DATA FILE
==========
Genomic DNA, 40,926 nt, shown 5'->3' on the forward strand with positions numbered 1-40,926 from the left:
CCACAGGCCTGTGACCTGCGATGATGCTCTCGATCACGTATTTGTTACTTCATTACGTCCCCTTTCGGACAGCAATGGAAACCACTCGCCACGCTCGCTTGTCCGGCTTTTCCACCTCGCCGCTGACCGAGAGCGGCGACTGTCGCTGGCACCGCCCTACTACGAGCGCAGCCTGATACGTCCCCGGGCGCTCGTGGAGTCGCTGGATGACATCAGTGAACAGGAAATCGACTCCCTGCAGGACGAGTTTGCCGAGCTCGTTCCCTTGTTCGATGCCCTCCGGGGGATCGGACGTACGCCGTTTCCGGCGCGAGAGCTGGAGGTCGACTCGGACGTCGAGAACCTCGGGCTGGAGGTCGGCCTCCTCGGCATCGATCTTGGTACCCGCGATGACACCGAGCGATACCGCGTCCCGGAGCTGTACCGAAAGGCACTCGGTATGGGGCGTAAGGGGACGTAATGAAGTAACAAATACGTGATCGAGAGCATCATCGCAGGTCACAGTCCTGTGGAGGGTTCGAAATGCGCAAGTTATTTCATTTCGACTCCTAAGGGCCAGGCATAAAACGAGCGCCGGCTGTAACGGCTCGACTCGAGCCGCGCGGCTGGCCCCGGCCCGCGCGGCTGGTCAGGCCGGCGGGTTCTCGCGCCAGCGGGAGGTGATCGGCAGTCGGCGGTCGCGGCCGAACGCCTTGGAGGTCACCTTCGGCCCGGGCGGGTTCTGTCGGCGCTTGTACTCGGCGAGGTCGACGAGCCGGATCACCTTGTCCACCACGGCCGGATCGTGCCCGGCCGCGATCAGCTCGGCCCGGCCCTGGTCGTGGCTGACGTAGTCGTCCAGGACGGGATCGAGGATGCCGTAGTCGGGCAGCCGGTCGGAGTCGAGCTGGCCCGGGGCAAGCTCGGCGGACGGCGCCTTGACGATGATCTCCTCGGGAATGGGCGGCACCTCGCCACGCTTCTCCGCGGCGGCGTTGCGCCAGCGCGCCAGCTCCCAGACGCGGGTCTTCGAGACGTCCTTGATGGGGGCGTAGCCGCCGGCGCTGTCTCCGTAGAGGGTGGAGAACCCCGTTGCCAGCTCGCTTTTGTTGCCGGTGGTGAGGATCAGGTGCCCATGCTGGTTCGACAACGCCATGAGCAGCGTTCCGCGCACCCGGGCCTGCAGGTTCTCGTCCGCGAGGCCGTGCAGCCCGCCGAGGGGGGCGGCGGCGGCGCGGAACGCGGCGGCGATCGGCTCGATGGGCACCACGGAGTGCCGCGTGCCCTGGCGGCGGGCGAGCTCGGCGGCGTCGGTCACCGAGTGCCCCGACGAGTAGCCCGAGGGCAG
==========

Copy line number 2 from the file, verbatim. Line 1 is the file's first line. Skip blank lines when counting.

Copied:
CCACAGGCCTGTGACCTGCGATGATGCTCTCGATCACGTATTTGTTACTTCATTACGTCCCCTTTCGGACAGCAATGGAAACCACTCGCCACGCTCGCTTGTCCGGCTTTTCCACCTCGCCGCTGACCGAGAGCGGCGACTGTCGCTGGCACCGCCCTACTACGAGCGCAGCCTGATACGTCCCCGGGCGCTCGTGGAGTCGCTGGATGACATCAGTGAACAGGAAATCGACTCCCTGCAGGACGAGTTTGCCGAGCTCGTTCCCTTGTTCGATGCCCTCCGGGGGATCGGACGTACGCCGTTTCCGGCGCGAGAGCTGGAGGTCGACTCGGACGTCGAGAACCTCGGGCTGGAGGTCGGCCTCCTCGGCATCGATCTTGGTACCCGCGATGACACCGAGCGATACCGCGTCCCGGAGCTGTACCGAAAGGCACTCGGTATGGGGCGTAAGGGGACGTAATGAAGTAACAAATACGTGATCGAGAGCATCATCGCAGGTCACAGTCCTGTGGAGGGTTCGAAATGCGCAAGTTATTTCATTTCGACTCCTAAGGGCCAGGCATAAAACGAGCGCCGGCTGTAACGGCTCGACTCGAGCCGCGCGGCTGGCCCCGGCCCGCGCGGCTGGTCAGGCCGGCGGGTTCTCGCGCCAGCGGGAGGTGATCGGCAGTCGGCGGTCGCGGCCGAACGCCTTGGAGGTCACCTTCGGCCCGGGCGGGTTCTGTCGGCGCTTGTACTCGGCGAGGTCGACGAGCCGGATCACCTTGTCCACCACGGCCGGATCGTGCCCGGCCGCGATCAGCTCGGCCCGGCCCTGGTCGTGGCTGACGTAGTCGTCCAGGACGGGATCGAGGATGCCGTAGTCGGGCAGCCGGTCGGAGTCGAGCTGGCCCGGGGCAAGCTCGGCGGACGGCGCCTTGACGATGATCTCCTCGGGAATGGGCGGCACCTCGCCACGCTTCTCCGCGGCGGCGTTGCGCCAGCGCGCCAGCTCCCAGACGCGGGTCTTCGAGACGTCCTTGATGGGGGCGTAGCCGCCGGCGCTGTCTCCGTAGAGGGTGGAGAACCCCGTTGCCAGCTCGCTTTTGTTGCCGGTGGTGAGGATCAGGTGCCCATGCTGGTTCGACAACGCCATGAGCAGCGTTCCGCGCACCCGGGCCTGCAGGTTCTCGTCCGCGAGGCCGTGCAGCCCGCCGAGGGGGGCGGCGGCGGCGCGGAACGCGGCGGCGATCGGCTCGATGGGCACCACGGAGTGCCGCGTGCCCTGGCGGCGGGCGAGCTCGGCGGCGTCGGTCACCGAGTGCCCCGACGAGTAGCCCGAGGGCAG